Despite this appearing a somewhat rash assessment, it may be fair to say that today’s problems in society are due in large part to the abandonment, towards the end of the Middle Ages and in the early Modern Times, of the idea that ontologically, man is a sociable animal.
From this Aristotelian idea, Europe had derived its civilisation. Man, who is sociable and binary, being man or woman, is in his essence dependent on others. It is a natural necessity for him to live in the Family where love is learnt and developed, beyond in the Village where he can be sustained economically, and ultimately in the City where society is organised politically.
St. Thomas Aquinas explained that this form of organisation is a natural way of being for man, who possesses the natural light of reason in order to direct his actions towards a proposed goal. But he cannot achieve this alone: if he could, he would be his own king, directly under the supreme king, who is God. God’s light would suffice for man to achieve his goals alone. But man is naturally sociable, and it is a natural necessity for him to live in society.
Throwing away this conception of man meant that the political organisation of people, the State, was no longer the embodiment of a ruler seeking the common good for and with the citizens in order to allow them to flourish according to their nature and to ensure the unity of the City. It meant that from Machiavelli (1469-1527) onwards, the State is rather based on a social contract between individuals, who are all seeking their own pursuits, but consenting to a degree of curtailment of their freedoms to have a certain amount of safety.
Modern philosophy followed this new idea that man in a state of nature was entirely self-sufficient and had absolute freedom. The way in which this new kind of man viewed himself and organised human society varied depending on the eras and the dominant philosophy. Vast libraries of books have been written about the history, philosophy, sociology, even literature and anthropology of this emancipation of man. Today’s societies are shaken to their core in their structures, and ultimately, man may well have achieved this state of absolute freedom. Or has he?
One contemporary anthropologist, Arpád Szakolczai, argues that this entire Modern Project from its inception has been about destruction, and that this has meant “waging a systematic warfare against three targets: Nature, God and Tradition”.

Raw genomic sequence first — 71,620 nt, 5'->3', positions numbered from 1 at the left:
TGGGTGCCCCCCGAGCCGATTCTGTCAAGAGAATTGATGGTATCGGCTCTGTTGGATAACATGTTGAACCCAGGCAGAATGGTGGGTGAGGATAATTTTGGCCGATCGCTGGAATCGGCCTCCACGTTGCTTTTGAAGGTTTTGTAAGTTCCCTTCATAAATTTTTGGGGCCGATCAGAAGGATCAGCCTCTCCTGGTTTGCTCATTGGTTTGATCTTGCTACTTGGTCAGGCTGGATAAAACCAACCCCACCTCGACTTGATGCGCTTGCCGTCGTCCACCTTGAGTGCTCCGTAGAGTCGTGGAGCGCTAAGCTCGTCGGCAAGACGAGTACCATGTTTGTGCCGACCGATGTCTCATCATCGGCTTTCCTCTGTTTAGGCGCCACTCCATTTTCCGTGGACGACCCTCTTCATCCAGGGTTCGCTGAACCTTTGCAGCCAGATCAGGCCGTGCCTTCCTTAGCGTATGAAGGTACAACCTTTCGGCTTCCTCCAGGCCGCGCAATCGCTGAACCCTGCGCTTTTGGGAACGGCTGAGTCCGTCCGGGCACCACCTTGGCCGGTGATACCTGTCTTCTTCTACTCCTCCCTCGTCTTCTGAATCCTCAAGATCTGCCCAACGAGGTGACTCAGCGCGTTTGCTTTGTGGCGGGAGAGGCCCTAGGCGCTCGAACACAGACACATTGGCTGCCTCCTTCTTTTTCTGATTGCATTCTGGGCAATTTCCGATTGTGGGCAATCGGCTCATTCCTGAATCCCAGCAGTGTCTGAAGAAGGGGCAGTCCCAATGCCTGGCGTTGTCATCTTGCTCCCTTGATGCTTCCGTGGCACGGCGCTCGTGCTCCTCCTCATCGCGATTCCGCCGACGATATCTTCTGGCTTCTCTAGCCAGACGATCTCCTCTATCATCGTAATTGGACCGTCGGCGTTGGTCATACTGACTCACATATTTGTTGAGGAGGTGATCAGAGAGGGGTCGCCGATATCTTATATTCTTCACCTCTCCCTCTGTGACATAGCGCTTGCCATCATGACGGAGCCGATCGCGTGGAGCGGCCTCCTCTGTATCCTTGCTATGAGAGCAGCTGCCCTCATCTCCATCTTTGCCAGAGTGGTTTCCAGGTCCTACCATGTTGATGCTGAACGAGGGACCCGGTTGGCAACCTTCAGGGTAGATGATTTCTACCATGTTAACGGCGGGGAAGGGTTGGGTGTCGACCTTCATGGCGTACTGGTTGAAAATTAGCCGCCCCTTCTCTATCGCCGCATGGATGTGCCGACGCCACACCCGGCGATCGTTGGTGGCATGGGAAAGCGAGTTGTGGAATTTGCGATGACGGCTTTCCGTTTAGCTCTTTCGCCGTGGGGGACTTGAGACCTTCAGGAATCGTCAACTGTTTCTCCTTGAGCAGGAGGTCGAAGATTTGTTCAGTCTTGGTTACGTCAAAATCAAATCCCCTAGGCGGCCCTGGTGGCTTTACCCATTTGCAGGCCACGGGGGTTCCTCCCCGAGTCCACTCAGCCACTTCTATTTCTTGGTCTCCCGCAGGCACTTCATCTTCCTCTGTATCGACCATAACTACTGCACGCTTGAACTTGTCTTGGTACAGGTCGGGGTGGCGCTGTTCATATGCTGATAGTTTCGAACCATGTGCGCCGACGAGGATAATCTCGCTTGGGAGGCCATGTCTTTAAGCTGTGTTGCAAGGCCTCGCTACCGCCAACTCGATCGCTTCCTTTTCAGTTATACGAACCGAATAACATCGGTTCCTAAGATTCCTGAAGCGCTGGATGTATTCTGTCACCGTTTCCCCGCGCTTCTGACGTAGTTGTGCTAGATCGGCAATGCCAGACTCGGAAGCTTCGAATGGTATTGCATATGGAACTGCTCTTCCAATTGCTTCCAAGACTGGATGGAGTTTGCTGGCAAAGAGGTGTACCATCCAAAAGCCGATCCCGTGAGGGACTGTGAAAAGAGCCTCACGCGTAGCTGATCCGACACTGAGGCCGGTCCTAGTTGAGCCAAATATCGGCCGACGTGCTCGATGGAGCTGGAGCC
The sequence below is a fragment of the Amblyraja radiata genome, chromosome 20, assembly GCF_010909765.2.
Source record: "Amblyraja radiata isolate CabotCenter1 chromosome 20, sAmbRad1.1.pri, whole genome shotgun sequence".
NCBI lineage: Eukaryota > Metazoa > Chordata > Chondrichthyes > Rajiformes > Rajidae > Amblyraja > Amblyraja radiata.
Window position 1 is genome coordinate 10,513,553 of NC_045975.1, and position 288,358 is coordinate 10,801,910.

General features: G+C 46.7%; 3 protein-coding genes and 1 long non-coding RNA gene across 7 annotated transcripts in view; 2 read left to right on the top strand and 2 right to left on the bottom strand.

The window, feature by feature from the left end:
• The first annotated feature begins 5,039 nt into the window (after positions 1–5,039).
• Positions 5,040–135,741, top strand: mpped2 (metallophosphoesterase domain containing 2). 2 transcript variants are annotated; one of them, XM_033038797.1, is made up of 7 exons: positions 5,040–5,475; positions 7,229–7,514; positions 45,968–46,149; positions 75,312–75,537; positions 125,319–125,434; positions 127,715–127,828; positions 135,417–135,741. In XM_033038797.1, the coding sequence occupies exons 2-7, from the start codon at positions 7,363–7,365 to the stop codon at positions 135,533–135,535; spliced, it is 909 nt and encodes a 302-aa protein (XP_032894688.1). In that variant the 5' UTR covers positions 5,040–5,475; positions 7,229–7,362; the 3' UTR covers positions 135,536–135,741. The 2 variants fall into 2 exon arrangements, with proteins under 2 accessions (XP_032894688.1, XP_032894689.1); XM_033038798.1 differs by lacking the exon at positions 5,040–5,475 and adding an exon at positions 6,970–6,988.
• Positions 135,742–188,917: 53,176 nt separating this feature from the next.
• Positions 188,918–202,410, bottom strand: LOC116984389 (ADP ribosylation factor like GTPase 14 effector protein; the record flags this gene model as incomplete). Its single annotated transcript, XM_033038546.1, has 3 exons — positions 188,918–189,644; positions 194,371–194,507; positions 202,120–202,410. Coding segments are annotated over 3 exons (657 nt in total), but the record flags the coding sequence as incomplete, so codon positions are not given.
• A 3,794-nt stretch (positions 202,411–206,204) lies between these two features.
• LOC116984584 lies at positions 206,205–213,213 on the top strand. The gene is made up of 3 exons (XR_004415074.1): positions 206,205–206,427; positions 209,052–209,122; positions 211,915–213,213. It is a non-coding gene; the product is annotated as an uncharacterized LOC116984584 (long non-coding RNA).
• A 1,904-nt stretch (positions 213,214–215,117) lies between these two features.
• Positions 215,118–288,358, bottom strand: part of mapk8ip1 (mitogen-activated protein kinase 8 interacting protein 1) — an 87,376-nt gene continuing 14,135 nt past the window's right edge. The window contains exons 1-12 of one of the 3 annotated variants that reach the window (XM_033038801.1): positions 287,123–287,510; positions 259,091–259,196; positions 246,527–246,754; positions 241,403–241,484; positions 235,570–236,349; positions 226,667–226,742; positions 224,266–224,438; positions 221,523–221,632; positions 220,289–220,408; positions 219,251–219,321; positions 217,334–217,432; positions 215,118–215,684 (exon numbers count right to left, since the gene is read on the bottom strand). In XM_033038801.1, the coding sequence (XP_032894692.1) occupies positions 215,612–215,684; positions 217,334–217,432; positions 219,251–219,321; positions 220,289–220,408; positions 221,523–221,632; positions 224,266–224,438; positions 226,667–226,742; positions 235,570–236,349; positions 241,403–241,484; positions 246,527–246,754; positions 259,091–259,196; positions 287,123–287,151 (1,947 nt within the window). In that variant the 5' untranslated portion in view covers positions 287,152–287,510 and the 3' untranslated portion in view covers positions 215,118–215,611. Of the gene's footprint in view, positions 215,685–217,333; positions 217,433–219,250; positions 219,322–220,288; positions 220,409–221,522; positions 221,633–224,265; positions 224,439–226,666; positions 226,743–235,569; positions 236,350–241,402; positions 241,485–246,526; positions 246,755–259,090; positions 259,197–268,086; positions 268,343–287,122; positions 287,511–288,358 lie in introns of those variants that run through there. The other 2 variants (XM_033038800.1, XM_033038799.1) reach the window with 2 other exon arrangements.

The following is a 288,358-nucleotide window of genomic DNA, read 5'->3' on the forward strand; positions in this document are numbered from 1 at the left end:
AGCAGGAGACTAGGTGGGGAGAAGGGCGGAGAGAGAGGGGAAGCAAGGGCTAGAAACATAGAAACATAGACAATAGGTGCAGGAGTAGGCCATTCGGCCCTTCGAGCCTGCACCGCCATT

We can see it around us: environmental destruction, elimination of the belief in God, and rejection of the ancestral way of doing things. It is important to understand that the Modern Project, the world we live in, is about destruction, and not about building something new to replace an unsatisfactory previous order of things. Modernity is a permanent state of destruction, it is a way of being systematically in transition from one crisis to another, and ultimately it is “destructiveness”.
Observing what is around us, taking stock, and carrying on living with dignity, love and hope is difficult. And more importantly, seeing how rapidly society is deteriorating, we cannot help fearing what the future will be for our children.
And yet. God always provides, sometimes in the most delicate and unlikely ways amidst the most terrifying realities. As though to tell us that Life is really about Beauty, Love, Hope, and that these are found in the most fragile things around us. This is the paradox.
Today, one of those delicate and unlikely ways to resist the spiral of destruction of the Modern Project is paradoxically with our youth, with the means of European Scouting. The prophetic history of this movement, created in Germany in the aftermath of WWII shows us that God is there with us. European Scouting is rooted in the traditional form of scouting as invented by Lord Baden Powell, but transformed into a Catholic type of scouting by Venerable Father Sevin.
Fundamentally, European Scouting is about restoring man in his original sociable state. It is a method of educating young people, with the cooperation of their families, to allow them re-discover the true way of being a Child of God. It is complete, it addresses all the needs of a child, and it returns to the three foundations of Nature, God and Tradition.